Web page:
Belgium bans gambling ads and Germany sees impressive channelization
Belgian authorities ban gambling ads
A royal decree in Belgium is set to ban gambling advertising in the country.
There are a few exceptions. The national lottery will still be allowed to advertise, and there will be limited sports betting advertising; licensees can broadcast sponsorship messages, but they cannot be longer than five seconds, there can be no more than two an hour, and they must only appear in the 15 minutes before and after a match.
Starting on January 1, 2025, gambling advertisements will not be allowed in sports stadiums. The Belgian Gaming Commission has made its reservations known, stating that it’s possible the restrictions could create an opening for the black market to swoop in and steal unsuspecting players.
The Belgian Association of Gaming Operators has also criticized the ban, as well as a draft law that would limit bonuses and raise the gambling age to 21.
The new restrictions will apply from July 1, 2023.
Germany’s transition to a regulated market was subjected to intense scrutiny.
With low deposit limits, low bet limits, waiting times between spins, many wondered if it was even possible for a market to operate under such strict conditions. Complaints from operators were loud and numerous.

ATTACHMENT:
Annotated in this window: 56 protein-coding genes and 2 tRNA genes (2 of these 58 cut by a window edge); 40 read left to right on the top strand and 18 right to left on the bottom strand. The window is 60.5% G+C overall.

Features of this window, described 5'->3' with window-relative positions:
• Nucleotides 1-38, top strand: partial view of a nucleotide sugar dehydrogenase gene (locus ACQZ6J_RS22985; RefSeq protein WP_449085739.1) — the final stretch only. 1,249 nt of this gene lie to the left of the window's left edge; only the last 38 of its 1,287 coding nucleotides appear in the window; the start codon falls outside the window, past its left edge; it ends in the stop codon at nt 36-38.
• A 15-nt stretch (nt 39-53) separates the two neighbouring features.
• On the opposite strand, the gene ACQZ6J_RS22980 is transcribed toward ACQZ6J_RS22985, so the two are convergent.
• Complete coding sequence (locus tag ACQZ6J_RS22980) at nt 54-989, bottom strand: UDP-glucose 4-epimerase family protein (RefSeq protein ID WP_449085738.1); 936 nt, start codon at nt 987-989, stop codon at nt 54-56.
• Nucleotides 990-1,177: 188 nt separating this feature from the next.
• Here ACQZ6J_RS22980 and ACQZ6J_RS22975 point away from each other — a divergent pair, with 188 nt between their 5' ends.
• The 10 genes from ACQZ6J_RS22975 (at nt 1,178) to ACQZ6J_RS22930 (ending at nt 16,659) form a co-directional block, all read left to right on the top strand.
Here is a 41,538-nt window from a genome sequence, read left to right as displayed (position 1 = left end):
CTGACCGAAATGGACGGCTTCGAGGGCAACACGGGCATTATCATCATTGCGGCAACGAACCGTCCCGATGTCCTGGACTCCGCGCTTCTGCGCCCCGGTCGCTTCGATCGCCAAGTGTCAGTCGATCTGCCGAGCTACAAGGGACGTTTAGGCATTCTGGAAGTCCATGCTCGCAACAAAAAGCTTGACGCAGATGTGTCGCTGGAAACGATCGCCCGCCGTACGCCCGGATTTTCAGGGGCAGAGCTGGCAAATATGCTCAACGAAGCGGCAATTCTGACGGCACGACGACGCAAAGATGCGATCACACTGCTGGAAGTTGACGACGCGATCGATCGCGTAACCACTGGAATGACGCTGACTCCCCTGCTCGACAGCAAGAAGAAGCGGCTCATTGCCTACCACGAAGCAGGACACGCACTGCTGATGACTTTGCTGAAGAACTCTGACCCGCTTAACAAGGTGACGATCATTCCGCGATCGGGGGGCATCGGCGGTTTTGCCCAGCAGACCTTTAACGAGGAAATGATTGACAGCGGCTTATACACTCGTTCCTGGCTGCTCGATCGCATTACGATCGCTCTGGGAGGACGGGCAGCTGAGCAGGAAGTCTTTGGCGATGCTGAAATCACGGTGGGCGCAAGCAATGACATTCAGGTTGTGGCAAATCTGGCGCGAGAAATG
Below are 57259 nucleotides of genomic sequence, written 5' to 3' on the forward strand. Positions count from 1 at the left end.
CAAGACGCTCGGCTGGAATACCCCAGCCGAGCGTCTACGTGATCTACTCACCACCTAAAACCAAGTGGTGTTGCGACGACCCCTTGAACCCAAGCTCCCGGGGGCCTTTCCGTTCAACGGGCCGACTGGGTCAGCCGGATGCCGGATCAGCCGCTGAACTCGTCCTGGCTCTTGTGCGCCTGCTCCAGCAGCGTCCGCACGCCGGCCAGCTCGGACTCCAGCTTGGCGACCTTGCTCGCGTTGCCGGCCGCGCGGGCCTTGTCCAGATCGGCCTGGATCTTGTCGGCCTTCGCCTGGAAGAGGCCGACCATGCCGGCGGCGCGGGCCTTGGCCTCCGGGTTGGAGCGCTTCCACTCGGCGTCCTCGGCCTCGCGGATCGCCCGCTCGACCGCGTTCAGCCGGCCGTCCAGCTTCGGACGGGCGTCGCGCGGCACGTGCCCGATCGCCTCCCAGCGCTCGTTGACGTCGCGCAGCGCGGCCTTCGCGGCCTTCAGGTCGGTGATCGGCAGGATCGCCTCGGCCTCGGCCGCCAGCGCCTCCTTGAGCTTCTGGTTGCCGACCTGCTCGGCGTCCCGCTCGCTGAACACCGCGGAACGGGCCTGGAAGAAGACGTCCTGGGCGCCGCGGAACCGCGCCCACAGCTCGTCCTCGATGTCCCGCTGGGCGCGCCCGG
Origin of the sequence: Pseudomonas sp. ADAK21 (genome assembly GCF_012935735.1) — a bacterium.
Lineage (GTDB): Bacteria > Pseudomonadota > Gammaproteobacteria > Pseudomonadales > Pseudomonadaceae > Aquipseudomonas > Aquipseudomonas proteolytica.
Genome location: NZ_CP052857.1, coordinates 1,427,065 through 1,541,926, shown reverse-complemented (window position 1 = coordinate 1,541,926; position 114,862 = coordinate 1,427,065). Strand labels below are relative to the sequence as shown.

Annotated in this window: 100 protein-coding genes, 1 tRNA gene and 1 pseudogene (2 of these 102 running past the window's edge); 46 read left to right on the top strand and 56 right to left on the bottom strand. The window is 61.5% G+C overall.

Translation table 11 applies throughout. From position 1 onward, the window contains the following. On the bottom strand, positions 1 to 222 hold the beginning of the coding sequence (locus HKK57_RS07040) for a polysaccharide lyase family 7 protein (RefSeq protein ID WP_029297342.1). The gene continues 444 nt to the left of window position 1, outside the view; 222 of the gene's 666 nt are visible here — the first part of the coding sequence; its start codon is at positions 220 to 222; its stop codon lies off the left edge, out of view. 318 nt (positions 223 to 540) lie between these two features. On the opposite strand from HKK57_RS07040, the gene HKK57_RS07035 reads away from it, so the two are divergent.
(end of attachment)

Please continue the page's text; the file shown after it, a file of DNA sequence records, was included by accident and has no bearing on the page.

But it turns out you shouldn’t underestimate the strength of the German economy (or, perhaps, German citizens’ famous love of rule-following). According to a recent report from German regulator GGL, 95% of bets in the country are placed on legal websites.
The impressive channelization rate likely comes as a surprise to the most vocal detractors of the country’s regulations, who predicted that the €1000-per-month deposit limit and €1-per-spin limit would drive players to the black market.
While regulations in the country are strict compared to other markets, it should be noted that the government is not necessarily permeated by anti-gambling sentiment; a court in Bavaria ruled this month that a requirement for betting shops to be at least 250 meters from schools was likely in violation of European Union